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Deconstructing delay: A non-parametric approach to analyzing delay changes in single server queuing systems

  • Author(s) / Creator(s)
  • This paper introduces an empirically driven, non-parametric method to isolate and estimate the effects that changes in demand and changes in throughput have on delay – in particular, arrival and departure flight delay at airport runways. Classical queuing model concepts were used to develop a method by which an intermediate, or counterfactual, queuing scenario could be constructed, to isolate the delay effects due to shifts in demand and throughput. This method includes the development of a stochastic throughput function that is based entirely on data and has three key features. Firstly, the function relies on non-parametric, empirically-based probability distributions of throughput counts. Secondly, facility capacity needs not be explicitly defined, as it is implicitly included in the probability distributions of throughput. Thirdly, the throughput performance function preserves the effect of factors that cause capacity (and, therefore, throughput) to fluctuate over a given period. Temporal sequences of high, moderate, and low capacity are maintained between the observed and counterfactual scenarios. The method was applied to a case study of the three major New York area airports of LaGuardia (LGA), Newark Liberty (EWR), and John F. Kennedy (JFK), using operational data extracted from the Federal Aviation Administration’s (FAA’s) Aviation System Performance Metrics (ASPM) database. The focus was on the peak summer travel seasons of 2006 and 2007, as these airports experienced record levels of delay in 2007. The results indicate that decreases in both demand and throughput were experienced at LGA and EWR, although the decreases in throughput had more significant effects on operational delays as they increased overall at these airports. At JFK, the increase in departure throughput was not sufficient to offset the increase in departure demands. For arrivals, demand increased and throughput decreased. These trends caused a significant growth in delay at JFK between 2006 and 2007.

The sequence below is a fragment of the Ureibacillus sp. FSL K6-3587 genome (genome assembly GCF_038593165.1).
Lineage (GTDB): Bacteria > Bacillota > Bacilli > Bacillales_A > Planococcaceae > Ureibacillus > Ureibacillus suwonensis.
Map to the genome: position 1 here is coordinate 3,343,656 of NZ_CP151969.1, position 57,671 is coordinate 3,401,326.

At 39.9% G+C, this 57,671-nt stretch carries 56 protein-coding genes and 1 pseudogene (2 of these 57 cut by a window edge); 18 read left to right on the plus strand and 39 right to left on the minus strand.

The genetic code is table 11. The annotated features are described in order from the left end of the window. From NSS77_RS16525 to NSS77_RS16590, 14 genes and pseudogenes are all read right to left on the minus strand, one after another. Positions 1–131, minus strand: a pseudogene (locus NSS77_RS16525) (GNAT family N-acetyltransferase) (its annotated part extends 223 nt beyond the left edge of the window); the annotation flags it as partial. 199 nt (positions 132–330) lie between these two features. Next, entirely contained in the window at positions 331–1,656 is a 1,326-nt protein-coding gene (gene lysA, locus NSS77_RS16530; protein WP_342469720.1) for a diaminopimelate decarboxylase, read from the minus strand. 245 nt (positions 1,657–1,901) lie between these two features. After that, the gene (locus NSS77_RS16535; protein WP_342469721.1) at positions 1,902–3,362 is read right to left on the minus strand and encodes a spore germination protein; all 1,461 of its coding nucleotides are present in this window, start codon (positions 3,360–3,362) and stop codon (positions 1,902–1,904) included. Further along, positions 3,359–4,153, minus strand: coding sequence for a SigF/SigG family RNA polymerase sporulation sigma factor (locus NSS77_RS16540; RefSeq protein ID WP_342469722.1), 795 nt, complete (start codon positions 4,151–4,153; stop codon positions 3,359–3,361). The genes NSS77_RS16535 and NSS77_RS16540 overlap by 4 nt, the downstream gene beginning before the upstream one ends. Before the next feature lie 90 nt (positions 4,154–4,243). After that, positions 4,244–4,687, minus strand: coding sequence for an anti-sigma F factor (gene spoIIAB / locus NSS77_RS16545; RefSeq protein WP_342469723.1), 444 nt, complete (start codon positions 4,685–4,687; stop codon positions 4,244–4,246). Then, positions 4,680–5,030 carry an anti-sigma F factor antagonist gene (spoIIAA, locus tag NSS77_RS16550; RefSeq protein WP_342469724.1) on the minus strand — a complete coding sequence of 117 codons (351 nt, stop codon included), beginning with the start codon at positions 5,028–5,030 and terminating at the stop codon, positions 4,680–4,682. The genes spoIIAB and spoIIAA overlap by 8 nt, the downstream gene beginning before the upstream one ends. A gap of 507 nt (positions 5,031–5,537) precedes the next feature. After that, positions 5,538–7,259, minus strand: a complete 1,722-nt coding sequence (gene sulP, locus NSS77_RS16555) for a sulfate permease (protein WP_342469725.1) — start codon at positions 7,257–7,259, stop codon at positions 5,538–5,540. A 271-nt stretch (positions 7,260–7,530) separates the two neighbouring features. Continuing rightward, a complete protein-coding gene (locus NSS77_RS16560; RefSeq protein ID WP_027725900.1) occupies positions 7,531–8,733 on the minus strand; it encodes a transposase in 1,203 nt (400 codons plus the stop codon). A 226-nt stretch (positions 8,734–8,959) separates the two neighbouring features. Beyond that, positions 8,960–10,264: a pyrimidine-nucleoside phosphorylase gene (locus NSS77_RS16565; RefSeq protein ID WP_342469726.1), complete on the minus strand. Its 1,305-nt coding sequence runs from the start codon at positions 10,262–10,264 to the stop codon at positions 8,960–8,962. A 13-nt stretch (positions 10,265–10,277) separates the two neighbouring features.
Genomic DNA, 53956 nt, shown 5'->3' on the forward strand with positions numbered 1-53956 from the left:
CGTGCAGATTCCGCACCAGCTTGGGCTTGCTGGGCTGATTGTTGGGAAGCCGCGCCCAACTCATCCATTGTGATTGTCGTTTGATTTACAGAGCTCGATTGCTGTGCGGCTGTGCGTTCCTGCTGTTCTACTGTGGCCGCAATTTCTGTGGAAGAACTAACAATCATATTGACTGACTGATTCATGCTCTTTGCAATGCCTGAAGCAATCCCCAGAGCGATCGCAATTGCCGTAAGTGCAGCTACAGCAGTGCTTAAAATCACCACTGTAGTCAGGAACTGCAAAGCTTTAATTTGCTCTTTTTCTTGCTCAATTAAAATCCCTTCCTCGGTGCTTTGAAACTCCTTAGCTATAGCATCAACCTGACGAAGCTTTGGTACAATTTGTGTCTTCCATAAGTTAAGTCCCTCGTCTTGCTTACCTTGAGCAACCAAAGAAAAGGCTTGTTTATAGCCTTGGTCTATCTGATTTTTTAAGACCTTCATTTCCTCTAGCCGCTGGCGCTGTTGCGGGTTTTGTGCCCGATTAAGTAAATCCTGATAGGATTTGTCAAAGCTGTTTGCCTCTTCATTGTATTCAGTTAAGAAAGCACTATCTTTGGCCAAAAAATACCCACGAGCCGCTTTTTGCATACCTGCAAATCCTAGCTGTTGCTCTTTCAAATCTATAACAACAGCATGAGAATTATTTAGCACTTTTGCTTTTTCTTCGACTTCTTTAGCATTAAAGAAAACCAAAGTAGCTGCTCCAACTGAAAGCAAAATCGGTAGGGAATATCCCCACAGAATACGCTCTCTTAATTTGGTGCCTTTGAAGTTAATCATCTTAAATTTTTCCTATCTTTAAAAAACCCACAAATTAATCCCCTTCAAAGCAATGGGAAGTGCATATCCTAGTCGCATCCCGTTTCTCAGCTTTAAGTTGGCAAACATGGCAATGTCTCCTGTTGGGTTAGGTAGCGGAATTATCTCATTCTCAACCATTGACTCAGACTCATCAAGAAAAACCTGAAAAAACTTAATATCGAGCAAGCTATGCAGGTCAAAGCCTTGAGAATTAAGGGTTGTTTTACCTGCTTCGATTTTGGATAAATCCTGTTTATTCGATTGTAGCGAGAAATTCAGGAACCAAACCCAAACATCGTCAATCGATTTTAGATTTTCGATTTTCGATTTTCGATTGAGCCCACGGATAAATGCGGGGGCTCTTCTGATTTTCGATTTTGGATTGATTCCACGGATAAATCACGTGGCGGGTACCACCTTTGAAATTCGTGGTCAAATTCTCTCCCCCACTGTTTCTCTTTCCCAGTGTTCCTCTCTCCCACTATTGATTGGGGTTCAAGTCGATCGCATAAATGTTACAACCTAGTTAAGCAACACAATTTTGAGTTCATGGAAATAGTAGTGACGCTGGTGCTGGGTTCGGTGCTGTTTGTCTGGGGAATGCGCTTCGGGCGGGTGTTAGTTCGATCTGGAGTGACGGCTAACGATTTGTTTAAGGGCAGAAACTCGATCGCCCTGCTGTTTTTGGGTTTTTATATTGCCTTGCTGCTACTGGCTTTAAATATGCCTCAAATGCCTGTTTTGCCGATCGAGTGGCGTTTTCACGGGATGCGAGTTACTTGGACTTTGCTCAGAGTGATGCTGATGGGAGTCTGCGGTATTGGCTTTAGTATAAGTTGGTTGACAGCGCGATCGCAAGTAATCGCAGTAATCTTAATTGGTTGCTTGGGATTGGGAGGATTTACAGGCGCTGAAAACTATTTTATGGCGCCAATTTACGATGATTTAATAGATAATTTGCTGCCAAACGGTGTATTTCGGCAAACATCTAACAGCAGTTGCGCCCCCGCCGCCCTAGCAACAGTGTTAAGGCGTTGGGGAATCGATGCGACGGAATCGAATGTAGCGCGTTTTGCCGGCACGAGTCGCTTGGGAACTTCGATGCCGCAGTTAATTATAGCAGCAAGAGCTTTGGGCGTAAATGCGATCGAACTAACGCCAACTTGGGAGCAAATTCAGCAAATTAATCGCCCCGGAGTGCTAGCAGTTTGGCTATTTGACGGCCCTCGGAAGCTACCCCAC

• Date created
    2019-11-12
  • Subjects / Keywords
  • Type of Item
    Article (Draft / Submitted)
  • DOI
    https://doi.org/10.7939/r3-25wh-ke16
  • License
    Attribution-NonCommercial-NoDerivatives 4.0 International